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The Sing-Song of Old Man Kangaroo - a book by Graber, Sheila

The Sing-Song of Old Man Kangaroo

Just So Story No 9

The Sing-Song of Old Man Kangaroo( )
Author: Graber, Sheila
Illustrator: Graber, Sheila
As told to: Kipling, Rudyard
Editor: Miller, Jen
Series title:The Just So Stories Ser.
Publication Date:Aug 2013
Publisher:CreateSpace Independent Publishing Platform
Book Format:Paperback
List Price:USD $15.00
Book Description:

This story is about wanting to be famous. It features Old Man Kangaroo who, in his younger days, dances and sings in the Middle of Australia hoping a fan will notice how special he is and follow him everywhere. He eventually gets his wish granted, but maybe not quite in the way he expected. Sheila has brought Kipling's Classic work into the C21st without losing any of his poetry or humour. Brilliantly illustrated with four large full colour images per double page spread, theses books...
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Book Details
Physical Dimensions (W X L X H):6 x 9 x 0.16 Inches
Book Weight:0.33 Pounds
Author Biography
Graber, Sheila (Author)
Kipling, who as a novelist dramatized the ambivalence of the British colonial experience, was born of English parents in Bombay and as a child knew Hindustani better than English. He spent an unhappy period of exile from his parents (and the Indian heat) with a harsh aunt in England, followed by the public schooling that inspired his "Stalky" stories. He returned to India at 18 to work on the staff of the Lahore Civil and Military Gazette and rapidly became a prolific writer. His mildly satirical work won him a reputation in England, and he returned there in 1889. Shortly after, his first novel, The Light That Failed (1890) was published, but it was not altogether successful.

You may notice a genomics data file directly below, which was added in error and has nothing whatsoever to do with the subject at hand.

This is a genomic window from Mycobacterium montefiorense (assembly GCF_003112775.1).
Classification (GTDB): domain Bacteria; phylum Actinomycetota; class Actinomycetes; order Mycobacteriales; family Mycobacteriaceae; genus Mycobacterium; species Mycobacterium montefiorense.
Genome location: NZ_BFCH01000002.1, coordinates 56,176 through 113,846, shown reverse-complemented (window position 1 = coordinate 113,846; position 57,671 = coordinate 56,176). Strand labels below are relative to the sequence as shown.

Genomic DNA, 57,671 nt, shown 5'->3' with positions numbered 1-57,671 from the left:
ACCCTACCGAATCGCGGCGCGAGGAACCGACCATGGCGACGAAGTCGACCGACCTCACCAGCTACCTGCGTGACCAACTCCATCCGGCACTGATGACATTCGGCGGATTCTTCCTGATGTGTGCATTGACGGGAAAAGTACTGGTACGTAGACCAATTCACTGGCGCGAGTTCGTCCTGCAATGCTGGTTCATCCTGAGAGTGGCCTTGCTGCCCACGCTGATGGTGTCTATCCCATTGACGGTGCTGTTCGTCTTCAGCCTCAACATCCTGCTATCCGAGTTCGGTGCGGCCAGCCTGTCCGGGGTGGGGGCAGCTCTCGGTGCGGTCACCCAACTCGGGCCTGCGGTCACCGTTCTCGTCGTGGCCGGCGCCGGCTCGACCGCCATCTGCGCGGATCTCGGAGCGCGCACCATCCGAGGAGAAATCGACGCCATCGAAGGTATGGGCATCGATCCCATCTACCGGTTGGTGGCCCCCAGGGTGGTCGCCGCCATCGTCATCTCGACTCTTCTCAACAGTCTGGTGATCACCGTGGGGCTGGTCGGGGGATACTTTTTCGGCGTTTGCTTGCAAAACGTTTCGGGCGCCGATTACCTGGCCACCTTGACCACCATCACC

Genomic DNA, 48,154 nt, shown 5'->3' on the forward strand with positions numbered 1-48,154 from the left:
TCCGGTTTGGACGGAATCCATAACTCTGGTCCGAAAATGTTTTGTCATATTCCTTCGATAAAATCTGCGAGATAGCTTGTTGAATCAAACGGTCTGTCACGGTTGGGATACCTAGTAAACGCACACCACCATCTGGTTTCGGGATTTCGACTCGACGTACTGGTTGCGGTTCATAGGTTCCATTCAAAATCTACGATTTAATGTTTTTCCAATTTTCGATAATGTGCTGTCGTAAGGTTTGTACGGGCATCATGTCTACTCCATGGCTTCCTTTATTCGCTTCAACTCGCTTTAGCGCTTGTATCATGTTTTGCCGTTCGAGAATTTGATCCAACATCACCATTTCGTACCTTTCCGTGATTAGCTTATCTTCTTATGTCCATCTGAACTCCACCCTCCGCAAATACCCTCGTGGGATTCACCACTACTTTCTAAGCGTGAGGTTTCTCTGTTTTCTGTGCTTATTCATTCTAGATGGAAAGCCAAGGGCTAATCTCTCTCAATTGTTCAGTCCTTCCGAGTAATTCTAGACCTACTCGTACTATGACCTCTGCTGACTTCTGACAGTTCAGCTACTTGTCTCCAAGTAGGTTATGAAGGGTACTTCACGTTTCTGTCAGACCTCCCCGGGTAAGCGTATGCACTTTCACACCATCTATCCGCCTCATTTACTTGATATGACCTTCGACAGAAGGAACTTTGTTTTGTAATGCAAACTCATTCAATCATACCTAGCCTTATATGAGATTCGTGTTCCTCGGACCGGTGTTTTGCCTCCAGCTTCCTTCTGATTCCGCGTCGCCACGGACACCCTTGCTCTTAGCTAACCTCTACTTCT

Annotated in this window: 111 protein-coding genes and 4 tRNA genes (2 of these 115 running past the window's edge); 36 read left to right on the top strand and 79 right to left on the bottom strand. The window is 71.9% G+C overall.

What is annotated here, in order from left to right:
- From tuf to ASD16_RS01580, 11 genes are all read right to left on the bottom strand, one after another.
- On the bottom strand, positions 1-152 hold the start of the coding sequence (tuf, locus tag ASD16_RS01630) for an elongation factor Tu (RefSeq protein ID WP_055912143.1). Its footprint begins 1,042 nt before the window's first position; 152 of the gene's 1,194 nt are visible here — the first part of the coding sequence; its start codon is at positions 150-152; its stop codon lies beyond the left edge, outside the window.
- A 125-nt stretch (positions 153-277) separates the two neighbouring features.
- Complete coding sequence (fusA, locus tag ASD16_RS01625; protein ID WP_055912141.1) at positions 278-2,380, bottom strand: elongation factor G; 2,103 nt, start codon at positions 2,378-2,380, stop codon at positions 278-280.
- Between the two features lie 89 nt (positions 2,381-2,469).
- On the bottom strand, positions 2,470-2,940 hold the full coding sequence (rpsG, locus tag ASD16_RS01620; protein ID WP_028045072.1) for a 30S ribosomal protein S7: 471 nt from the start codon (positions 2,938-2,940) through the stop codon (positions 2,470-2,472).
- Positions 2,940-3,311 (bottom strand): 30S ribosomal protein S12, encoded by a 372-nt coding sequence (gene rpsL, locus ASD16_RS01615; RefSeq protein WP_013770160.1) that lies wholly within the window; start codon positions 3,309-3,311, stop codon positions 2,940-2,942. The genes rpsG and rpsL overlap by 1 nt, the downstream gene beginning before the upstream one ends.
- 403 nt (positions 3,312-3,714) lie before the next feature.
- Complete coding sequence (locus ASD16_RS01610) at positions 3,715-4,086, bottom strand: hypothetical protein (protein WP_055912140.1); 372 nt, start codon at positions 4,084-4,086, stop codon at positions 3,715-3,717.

In the early 1890s, Kipling met and married Caroline Balestier and moved with her to her family's estate in Brattleboro, Vermont. While there he wrote Many Inventions (1893), The Jungle Book (1894-95), and Captains Courageous (1897). He became dissatisfied with life in America, however, and moved back to England, returning to America only when his daughter died of pneumonia. Kipling never again returned to the United States, despite his great popularity there.

Short stories form the greater portion of Kipling's work and are of several distinct types. Some of his best are stories of the supernatural, the eerie and unearthly, such as "The Phantom Rickshaw," "The Brushwood Boy," and "They." His tales of gruesome horror include "The Mark of the Beast" and "The Return of Imray." "William the Conqueror" and "The Head of the District" are among his political tales of English rule in India. The "Soldiers Three" group deals with Kipling's three musketeers: an Irishman, a Cockney, and a Yorkshireman. The Anglo-Indian Tales, of social life in Simla, make up the larger part of his first four books.

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